Casa Cornelia to Recognize Outstanding Volunteers
October 11, 2018
As part of its celebration for providing free aid to immigrants facing abuse and human rights violations for 25 years, legal nonprofit Casa Cornelia will honor people who have given their support to this group.
In this ceremony, to be held on Oct. 20 at the University of San Diego’s Shiley Theatre, a recognition will be presented to the numerous volunteers who have been part of this organization. Among the many to be recognized there are students, interpreters, lawyers and many more.
Carmen Chavez, executive director of Casa Cornelia, spoke with La Prensa San Diego about the organization she leads.
“Casa Cornelia began very humbly with two nuns, one of which was a lawyer, and they wanted to help the most vulnerable people and impart justice with compassion,” she said. “Since then, we have concentrated on helping the immigrant community with lower resources who do not have the opportunity to get a private lawyer.”
The cases which Casa Cornelia directs its efforts toward are those involving people who qualify for asylum and humanitarian visas, but cannot access a lawyer due to financial obstacles. In similar fashion, undocumented victims of domestic violence and people eligible for an U Visa or a T Visa are also people Casa Cornelia seeks to help.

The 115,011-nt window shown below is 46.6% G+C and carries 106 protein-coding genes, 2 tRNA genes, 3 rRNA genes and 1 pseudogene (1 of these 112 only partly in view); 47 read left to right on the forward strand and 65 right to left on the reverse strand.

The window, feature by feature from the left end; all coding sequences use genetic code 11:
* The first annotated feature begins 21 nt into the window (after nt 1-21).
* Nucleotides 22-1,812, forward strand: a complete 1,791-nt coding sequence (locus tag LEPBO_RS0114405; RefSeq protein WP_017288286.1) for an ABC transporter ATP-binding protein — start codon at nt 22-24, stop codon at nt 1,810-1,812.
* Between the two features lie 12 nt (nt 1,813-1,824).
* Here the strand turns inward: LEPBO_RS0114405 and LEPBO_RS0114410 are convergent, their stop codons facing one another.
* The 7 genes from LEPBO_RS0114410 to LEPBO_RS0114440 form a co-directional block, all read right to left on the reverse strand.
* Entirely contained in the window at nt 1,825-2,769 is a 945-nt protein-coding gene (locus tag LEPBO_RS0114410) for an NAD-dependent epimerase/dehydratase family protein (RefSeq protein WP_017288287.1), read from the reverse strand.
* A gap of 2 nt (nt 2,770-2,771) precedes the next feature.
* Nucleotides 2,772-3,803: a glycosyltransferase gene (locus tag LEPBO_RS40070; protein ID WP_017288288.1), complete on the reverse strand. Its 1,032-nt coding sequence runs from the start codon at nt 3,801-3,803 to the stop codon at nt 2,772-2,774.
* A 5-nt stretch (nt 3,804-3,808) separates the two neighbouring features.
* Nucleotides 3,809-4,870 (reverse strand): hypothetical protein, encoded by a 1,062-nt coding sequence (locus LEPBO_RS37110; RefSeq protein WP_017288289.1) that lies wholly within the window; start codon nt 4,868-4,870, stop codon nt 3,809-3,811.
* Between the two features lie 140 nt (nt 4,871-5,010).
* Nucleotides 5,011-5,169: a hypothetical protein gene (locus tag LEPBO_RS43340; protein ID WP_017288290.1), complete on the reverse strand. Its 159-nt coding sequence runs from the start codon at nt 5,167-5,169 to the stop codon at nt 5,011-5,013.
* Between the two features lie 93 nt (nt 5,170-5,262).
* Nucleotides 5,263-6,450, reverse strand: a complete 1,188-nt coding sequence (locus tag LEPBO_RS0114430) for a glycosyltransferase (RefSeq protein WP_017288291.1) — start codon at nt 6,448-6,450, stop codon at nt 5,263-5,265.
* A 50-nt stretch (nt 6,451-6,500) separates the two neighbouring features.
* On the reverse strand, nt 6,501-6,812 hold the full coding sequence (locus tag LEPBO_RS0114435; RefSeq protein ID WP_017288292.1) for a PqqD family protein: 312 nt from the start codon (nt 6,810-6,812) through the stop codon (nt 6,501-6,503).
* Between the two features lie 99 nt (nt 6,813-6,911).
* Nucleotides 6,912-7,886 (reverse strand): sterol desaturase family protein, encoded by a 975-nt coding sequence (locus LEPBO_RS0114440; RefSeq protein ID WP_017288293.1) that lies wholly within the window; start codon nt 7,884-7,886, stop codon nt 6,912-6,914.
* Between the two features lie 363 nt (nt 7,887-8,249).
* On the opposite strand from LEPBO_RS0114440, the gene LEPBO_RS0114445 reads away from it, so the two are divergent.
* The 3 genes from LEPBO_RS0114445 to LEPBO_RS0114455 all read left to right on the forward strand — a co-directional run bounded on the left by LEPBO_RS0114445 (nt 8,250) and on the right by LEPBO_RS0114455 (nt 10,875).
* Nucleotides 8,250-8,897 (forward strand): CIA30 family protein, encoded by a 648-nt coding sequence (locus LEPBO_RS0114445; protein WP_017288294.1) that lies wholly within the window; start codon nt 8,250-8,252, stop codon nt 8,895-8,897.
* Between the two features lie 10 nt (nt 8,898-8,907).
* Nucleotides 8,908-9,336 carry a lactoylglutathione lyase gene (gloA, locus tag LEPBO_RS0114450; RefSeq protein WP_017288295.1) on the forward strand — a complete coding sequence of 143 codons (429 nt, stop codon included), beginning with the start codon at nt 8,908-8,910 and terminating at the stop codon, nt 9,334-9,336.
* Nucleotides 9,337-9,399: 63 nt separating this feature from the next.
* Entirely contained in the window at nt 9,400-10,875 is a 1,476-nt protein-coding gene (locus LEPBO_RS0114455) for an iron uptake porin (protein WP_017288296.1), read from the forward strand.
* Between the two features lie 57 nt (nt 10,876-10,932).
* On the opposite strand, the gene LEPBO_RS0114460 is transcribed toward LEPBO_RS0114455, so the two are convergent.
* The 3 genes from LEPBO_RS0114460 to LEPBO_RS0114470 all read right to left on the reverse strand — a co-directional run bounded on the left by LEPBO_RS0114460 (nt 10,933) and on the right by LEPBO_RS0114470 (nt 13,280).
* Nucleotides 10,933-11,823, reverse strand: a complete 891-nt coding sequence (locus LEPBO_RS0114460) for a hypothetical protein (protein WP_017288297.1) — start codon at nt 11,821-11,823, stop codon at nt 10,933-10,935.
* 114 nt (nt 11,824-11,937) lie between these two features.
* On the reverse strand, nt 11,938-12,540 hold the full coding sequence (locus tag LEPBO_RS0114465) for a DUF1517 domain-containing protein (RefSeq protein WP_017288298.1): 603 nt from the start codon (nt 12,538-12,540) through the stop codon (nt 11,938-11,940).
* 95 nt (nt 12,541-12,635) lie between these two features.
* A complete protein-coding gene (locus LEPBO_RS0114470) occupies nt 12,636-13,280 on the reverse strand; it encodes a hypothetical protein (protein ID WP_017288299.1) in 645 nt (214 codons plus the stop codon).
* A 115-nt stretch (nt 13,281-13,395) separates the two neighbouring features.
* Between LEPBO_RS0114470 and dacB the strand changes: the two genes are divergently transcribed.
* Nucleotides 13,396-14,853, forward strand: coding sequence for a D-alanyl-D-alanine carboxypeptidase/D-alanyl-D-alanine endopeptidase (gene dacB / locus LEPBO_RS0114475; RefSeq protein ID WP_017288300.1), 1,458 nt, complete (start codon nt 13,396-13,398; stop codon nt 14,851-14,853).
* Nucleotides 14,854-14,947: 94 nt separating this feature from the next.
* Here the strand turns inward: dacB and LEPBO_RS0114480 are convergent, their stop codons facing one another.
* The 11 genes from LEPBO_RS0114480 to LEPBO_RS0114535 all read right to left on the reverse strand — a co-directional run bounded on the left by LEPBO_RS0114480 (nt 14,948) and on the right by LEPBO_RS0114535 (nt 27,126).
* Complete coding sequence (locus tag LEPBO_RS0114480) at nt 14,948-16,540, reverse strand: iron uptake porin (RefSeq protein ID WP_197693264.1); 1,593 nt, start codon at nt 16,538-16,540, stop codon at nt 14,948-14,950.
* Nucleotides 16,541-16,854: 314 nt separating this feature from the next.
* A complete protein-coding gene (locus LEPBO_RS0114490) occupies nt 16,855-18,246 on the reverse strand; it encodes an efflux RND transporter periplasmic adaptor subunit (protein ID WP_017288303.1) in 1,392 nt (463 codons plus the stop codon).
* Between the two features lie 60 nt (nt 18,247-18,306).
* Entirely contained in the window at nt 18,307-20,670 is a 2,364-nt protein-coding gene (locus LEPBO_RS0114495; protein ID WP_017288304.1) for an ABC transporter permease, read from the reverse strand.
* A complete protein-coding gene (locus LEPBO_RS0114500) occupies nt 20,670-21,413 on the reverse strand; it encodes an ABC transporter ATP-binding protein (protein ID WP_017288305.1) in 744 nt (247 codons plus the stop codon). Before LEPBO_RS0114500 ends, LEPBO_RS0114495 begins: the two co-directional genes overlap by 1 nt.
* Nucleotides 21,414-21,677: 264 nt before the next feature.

“They are very strong cases which require tact and much compassion while we represent these people,” Chavez highlighted.
Among the outstanding individuals engaged in this work, and who will be especially recognized during the ceremony, are two people who have immeasurably given of their time to the causes championed by Casa Cornelia.
Attorney Charles Dick, general counsel to the San Diego County Bar Association and a legal practitioner with over five decades of experience, will receive the Outstanding Attorney Award for his pro bono contributions to Casa Cornelia.
Dilkhwaz Ahmed will be honored for her humanitarian work with women throughout the border region and in her native Iraq.
“She has put her life on the line to help others,” Chavez said. “She had asylum and is now a U.S. Citizen and has returned to Iraq to provide service and support to those who have suffered violations to their human rights and persecution.”
The ceremony will also award over a dozen people who have also given their time and talents to Casa Cornelia.
Although the awards are an important feature of the nonprofit’s silver anniversary celebration, the event will serve as a fundraiser to keep to help keep their efforts going and continuing to carry out their mission.
Each year, Chavez pointed out, Casa Cornelia handles a greater number of cases, which requires more resources. In 2011, only 1,053 cases were served, while in 2017 aid was provided to 2,411 people which included asylum seekers, DACA recipients and victims of crimes.
“Absolutely today, more than ever, Casa Cornelia’s mission is critically important to help reach people who have rights under the laws of this country and have the right to request this type of human right.”